If part of the internal tissues, i.e. fat, muscle or intestines, protrude through a weakness in the overlying abdominal wall, hernia occurs. Inguinal or femoral hernias are not uncommon and can produce radiating pain diffusely in the groin area. Hernia could result in serious complications, including intestinal blockages or compromised blood supply, which require immediate treatment.
This is a protrusion of the contents of the abdomen through the peritonial lining due to a weakness of the soft tissues of the abdominal wall. It usually appears as a swelling at some point in the groin area. Of all hernias, 80% are inguinal hernia.
Despite the absence of other pathological findings, hernias are increasingly recognised as a cause of persistent groin pain in active athletes, and probably in later in life to form a fully developed hernia. Sports hernia is understood to be caused by a congenital weakness of the posterior wall of the inguinal channel.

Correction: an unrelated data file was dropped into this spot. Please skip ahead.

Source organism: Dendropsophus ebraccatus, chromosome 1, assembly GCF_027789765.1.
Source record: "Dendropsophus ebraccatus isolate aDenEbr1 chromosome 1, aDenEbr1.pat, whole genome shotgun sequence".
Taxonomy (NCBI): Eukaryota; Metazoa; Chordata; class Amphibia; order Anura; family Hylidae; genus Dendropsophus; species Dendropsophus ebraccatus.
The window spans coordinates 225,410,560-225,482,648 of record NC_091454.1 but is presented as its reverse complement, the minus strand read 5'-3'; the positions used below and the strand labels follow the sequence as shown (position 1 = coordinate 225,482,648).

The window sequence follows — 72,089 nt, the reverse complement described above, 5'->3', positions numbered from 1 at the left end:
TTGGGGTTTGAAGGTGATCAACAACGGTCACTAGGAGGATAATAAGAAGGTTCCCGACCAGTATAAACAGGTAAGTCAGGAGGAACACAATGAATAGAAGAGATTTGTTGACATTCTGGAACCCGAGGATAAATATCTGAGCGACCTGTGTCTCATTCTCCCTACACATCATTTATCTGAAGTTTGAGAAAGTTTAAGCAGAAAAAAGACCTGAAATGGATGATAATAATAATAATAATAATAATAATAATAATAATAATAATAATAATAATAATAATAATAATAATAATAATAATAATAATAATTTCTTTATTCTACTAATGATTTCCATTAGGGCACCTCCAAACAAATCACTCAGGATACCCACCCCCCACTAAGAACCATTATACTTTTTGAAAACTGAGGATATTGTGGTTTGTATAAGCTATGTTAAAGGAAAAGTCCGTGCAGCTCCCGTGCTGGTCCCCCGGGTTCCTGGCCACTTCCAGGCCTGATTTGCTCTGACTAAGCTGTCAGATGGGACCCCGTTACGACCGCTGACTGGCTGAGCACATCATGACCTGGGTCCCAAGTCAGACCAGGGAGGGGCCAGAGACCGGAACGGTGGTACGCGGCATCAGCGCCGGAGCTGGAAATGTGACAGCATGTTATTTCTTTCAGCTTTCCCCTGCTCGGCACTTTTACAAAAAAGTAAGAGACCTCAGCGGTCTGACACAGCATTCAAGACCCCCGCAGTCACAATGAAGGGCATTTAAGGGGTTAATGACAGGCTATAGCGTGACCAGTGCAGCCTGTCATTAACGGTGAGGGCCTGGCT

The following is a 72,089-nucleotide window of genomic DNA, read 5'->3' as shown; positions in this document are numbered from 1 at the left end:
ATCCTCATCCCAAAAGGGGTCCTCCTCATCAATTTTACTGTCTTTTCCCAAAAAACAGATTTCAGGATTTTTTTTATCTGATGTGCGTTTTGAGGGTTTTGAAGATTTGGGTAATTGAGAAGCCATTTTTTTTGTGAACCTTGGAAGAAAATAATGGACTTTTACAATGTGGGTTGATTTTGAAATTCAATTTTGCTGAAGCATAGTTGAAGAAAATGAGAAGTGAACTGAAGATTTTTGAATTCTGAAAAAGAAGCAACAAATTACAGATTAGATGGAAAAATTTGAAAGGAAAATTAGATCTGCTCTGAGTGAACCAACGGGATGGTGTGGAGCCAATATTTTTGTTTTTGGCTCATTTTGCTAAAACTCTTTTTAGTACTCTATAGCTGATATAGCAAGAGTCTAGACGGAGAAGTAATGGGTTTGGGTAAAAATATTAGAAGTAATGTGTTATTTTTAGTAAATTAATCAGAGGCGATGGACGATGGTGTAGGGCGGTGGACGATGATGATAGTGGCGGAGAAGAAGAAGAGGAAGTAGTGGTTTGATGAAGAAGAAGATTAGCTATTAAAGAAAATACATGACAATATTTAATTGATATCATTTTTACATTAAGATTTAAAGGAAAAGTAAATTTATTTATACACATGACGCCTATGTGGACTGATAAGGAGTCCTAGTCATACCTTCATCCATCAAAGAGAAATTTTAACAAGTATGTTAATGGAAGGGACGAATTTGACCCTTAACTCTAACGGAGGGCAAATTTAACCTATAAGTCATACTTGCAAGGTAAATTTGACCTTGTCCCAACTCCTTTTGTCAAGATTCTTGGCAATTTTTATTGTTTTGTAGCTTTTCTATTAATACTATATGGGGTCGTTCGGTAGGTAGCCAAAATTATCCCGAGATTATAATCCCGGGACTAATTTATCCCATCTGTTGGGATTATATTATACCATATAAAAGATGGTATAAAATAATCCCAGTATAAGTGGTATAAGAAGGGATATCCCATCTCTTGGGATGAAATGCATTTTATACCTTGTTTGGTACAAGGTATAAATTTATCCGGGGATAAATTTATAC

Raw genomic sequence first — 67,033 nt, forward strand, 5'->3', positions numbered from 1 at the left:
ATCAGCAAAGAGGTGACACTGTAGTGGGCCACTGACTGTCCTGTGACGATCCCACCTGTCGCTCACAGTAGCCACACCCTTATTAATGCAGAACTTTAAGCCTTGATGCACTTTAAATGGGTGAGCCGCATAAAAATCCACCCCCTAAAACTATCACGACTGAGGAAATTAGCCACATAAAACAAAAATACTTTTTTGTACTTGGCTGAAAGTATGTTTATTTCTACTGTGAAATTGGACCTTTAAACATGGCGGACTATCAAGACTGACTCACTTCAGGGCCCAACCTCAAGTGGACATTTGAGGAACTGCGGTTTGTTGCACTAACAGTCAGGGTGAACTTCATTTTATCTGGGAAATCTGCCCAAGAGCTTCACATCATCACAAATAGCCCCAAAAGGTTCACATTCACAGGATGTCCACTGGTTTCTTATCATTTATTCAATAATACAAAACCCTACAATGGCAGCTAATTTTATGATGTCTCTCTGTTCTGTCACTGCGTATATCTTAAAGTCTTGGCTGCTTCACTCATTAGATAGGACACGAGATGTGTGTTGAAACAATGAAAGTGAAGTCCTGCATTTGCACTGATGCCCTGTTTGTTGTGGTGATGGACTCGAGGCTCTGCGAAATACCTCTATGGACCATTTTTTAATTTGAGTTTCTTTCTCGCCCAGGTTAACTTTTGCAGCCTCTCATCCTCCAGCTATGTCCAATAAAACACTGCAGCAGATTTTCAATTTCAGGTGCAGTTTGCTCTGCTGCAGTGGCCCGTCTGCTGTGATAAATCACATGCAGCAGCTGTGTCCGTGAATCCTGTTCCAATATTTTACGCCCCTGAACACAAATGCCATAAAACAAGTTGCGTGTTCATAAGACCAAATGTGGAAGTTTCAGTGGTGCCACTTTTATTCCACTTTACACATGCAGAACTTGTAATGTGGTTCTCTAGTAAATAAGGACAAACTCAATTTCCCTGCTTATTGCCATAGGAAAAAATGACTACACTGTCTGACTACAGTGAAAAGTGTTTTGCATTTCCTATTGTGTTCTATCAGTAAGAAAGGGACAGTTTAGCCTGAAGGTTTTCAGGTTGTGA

Symptoms and Diagnosis
• Pain in the groin region during running or turning quickly
• Coughing or sneezing can increase pain
• A bulge in the groin area, and the bulge often disappears when lying down
• Pain is often worse on one side, and may radiate laterally, and into the scrotum
• Tenderness over the pubic tubercle of the affected side
• Immediate medical attention is required if you suspect a hernia
• Endoscpic surgery
• Hernias with complications such as strangulation may require emergency surgery
• Gentle exercises 1 – 2 weeks after the operation, and strength training 6 – 10 weeks
after the procedure